AMP grasps for costly reset

Ian Rogers Authorised deposit-taking institutions
21 years of misgivings since the 1998 demutualisation of AMP
21 years of misgivings since the 1998 demutualisation of AMP

Where the bloody hell is AMP's strategy?

A top question in the headline to a caustic, back page column by Adele Ferguson in The Financial Review this morning.

AMP Bank does not rate a mention in Ferguson’s analysis today, so it’s probably safe. But Banking Day did wonder at the outset of David Murray’s tenure as AMP chair – only 14 months ago, although it seems longer – as to whether a trade sale for the group’s little scrutinised banking arm might be on the cards.

Almost certainly not is our present guess, though heaven and Murray know only too well that M&A is badly needed at all levels of Australian banking.

Maybe AMP are in the running for Suncorp Bank, or might they be mulling some other consumer-friendly dodge, dealing with banks above them and below them in the rankings.
AMP Bank’s been producing some pretty neat banking products lately, best price deposit offers among them, and the bank’s value to the AMP Group stable deserves to be better appreciated.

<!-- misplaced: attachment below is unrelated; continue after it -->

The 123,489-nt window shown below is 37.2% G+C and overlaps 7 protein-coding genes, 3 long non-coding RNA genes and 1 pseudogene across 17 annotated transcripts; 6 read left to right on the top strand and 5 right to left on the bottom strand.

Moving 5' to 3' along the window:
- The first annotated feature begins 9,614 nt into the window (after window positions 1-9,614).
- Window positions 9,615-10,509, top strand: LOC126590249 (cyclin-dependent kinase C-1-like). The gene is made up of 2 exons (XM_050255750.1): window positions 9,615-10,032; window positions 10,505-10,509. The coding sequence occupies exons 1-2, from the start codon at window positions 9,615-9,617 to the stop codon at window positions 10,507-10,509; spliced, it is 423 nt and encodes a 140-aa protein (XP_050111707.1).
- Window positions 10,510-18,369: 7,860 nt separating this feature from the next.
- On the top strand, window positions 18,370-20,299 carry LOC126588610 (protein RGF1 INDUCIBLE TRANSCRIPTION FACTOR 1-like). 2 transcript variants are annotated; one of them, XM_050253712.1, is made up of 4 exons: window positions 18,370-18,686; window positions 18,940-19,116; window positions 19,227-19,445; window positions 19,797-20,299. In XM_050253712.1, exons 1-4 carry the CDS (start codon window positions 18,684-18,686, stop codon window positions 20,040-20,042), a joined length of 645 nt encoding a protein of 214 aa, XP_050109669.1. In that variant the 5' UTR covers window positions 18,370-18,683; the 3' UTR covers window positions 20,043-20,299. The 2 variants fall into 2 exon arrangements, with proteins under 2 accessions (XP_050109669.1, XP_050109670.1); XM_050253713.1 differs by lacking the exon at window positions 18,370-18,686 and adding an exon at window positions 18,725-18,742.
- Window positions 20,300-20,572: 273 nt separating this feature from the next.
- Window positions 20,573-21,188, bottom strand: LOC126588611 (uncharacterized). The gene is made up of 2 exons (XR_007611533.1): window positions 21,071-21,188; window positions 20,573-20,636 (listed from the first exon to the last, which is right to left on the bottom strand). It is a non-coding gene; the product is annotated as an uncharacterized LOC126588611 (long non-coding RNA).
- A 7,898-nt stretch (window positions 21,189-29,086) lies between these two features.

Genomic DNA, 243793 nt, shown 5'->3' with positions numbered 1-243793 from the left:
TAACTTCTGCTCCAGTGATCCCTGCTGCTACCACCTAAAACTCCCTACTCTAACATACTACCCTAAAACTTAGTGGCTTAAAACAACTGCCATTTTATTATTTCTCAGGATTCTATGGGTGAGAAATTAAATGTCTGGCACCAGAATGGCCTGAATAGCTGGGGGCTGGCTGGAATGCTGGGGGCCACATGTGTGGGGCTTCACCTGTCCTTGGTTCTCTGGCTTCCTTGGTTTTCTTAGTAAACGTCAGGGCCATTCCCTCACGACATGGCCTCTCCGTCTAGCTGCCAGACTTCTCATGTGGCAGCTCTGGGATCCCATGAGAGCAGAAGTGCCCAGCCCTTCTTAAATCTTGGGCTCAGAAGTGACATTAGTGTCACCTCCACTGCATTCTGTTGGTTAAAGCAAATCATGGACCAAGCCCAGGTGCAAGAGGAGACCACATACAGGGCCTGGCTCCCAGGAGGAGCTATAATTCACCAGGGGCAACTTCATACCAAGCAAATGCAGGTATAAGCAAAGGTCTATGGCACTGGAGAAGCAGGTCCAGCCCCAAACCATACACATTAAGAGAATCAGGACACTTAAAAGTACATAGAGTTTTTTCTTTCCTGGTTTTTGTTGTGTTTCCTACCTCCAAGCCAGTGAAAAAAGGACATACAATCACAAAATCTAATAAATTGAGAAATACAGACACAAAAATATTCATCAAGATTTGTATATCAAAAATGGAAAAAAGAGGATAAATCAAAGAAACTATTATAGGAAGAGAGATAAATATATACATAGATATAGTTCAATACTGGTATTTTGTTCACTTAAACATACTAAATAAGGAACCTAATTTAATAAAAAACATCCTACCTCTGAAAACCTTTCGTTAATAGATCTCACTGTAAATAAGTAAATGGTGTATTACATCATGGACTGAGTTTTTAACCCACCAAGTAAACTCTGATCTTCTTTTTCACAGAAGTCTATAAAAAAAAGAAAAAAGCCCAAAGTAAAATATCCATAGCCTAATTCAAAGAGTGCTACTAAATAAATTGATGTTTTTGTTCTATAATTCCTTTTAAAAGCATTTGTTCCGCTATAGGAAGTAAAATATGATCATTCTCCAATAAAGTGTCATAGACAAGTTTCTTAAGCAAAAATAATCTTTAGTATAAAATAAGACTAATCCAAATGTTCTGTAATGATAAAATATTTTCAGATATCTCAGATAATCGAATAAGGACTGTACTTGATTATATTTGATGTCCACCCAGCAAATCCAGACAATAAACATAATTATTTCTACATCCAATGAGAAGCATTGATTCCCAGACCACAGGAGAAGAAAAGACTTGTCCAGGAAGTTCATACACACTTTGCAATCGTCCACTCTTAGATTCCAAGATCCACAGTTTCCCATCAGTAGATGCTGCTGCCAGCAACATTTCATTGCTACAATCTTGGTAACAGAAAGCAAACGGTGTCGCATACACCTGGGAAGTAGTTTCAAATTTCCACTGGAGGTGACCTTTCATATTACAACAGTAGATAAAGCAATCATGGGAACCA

Unfortunately for AMP, its wealth and money management operations are pretty well appreciated, just not well regarded, according to the share price of A$2.17 - down 60 per cent since the onset of the Hayne royal commission wrecking ball back in early 2018.

In Ferguson’s preview, AMP CEO Francesco De Ferrari will on Thursday, August 8 be focusing his strategy day on “a commitment to financial advice”, mostly robo-style, “cost reductions in wealth management” and facing facts, or some of them, on provisions for customer remediation.

Ferguson finishes with the biggest topic of all (though one still far too little discussed) -  the fate of AMP Life.

“There is a growing unease about the completion of the sale of AMP Life to Resolution Life”, she writes, re a whopper of a deal announced in October 2018 (by former interim CEO Mike Wilkins) and originally scheduled to be completed during the third quarter of calendar year 2019.

“Shareholders want an update on where it is at and whether it will return the cash it expects to receive from the sale to its shareholders,” Ferguson argues.

Banking Day weighed in on the AMP Life conundrums back in March.
“Nothing defines AMP’s history and reputation like life,” we editorialised then.

And yeah, the author remains a policyholder with AMP.